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"Charting a Course: Strategic Choices for a New Administration. Chapter 13: South Asia," by Dr. Thomas F. Lynch III (12DEC2016)

This chapter, authored by Dr. Tom Lynch of the National Defense University (NDU), is specific to South Asia security challenges and conditions. It is part of a global examination of security issues to prepare the incoming new US president. See pages 267 - 295.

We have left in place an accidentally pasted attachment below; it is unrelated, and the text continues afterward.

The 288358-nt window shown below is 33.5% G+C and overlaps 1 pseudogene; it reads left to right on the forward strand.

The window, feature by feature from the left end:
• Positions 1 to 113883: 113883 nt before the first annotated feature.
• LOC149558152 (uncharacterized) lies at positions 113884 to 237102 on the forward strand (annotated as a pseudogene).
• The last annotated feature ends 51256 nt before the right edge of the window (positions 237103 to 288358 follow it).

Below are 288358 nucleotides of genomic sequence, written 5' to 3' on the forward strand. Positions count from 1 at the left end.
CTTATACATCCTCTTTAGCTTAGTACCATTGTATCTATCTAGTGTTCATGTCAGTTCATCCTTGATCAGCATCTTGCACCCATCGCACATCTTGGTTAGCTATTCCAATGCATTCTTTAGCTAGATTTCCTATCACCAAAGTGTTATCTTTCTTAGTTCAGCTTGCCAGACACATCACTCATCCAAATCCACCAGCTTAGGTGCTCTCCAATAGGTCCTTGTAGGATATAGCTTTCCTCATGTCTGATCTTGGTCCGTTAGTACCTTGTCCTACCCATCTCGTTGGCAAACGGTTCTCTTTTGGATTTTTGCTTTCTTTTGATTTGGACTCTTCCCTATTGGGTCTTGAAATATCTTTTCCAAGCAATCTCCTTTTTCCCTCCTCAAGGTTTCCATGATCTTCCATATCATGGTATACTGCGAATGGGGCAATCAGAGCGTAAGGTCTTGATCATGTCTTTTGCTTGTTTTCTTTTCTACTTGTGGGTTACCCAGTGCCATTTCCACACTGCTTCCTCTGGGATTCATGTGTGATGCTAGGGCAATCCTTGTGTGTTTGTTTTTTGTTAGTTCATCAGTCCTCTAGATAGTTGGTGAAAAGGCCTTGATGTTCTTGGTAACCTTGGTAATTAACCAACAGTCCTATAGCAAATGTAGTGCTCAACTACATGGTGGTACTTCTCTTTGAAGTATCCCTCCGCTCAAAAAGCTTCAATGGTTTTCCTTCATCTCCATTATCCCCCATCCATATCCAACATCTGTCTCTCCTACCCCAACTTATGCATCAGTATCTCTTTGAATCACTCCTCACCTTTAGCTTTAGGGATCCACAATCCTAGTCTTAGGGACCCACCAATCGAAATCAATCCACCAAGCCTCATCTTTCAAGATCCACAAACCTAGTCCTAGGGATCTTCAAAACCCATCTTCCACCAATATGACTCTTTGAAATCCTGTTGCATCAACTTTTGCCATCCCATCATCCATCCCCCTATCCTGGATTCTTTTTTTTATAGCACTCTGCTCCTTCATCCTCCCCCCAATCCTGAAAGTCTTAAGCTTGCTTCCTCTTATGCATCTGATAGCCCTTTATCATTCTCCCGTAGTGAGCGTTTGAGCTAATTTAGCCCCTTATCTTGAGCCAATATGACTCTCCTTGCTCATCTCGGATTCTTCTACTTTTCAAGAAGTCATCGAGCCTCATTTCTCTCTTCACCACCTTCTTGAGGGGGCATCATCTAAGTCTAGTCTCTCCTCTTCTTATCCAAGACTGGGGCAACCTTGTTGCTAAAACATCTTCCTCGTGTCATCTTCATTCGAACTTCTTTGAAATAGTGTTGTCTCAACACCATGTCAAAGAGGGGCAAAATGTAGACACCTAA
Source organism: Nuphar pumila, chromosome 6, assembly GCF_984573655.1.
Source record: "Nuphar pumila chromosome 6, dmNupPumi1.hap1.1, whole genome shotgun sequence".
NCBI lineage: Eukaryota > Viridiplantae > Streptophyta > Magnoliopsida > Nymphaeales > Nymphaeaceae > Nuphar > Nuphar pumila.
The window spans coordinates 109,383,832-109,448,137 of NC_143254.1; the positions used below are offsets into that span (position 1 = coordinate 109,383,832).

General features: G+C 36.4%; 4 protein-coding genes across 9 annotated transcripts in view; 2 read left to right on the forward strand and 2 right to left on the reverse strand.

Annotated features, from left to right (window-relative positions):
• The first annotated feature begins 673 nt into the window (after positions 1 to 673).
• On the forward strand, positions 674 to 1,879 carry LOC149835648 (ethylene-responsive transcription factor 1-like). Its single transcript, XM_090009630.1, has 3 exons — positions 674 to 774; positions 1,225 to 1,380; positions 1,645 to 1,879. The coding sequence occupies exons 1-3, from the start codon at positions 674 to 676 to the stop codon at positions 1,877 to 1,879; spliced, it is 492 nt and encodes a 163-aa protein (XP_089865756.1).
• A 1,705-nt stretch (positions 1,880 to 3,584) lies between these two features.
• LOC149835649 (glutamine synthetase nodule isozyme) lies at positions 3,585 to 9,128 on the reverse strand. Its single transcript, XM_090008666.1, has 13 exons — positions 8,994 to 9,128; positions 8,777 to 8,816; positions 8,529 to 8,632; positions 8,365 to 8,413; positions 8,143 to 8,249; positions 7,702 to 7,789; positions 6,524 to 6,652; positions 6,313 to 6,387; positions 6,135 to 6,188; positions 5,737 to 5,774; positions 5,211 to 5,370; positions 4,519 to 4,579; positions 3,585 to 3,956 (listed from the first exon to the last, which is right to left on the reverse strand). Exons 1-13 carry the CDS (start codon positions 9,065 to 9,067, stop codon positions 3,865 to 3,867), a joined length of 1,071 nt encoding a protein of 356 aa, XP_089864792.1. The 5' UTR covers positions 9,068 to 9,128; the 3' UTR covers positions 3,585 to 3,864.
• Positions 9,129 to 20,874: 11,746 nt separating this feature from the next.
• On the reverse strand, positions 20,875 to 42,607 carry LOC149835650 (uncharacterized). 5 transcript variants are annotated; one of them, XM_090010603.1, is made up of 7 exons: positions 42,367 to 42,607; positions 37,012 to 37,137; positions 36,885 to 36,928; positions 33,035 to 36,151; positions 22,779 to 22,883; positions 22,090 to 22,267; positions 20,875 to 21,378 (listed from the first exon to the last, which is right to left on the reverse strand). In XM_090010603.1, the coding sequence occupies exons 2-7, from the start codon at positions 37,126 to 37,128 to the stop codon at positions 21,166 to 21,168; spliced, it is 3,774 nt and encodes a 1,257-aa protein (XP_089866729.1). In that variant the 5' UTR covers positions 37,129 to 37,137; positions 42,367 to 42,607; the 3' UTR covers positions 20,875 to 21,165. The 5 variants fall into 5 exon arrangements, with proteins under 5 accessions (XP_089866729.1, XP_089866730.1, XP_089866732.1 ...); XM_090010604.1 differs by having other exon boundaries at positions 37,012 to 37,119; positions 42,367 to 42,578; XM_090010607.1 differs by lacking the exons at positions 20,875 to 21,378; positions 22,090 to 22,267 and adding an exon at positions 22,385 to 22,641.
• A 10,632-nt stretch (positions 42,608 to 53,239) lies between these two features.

EXSUM: "In late 2016, the United States has four major national security interests in South Asia. Three of these are vital security interests with more than a decade of pedigree. They will require new administration policies and strategy to prevent actions that could gravely damage U.S. security: a major conventional war between India and Pakistan, the return of global terrorist safe havens in the region, or the proliferation of nuclear weapons or materials into the hands of America's enemies. The challenge will be 'to keep a lid' on the potential for a major terrorist strike of the U.S. homeland emanating from South Asia or from a major interstate war that could risk nuclear fallout, involvement of China, the loss of nuclear material to terrorists, or a combination of all three. A fourth objective is relatively new, but rising in importance. It requires the new administration to pursue a flexible strategy and proactive but patient security initiatives that enable the responsible rise of an emerging American security partner, India, in a manner that supports U.S. security objectives across the Indo-Pacific region without unintentionally aggravating the Indo-Pakistan security dilemma or unnecessarily stoking Chinese fears of provocative encirclement."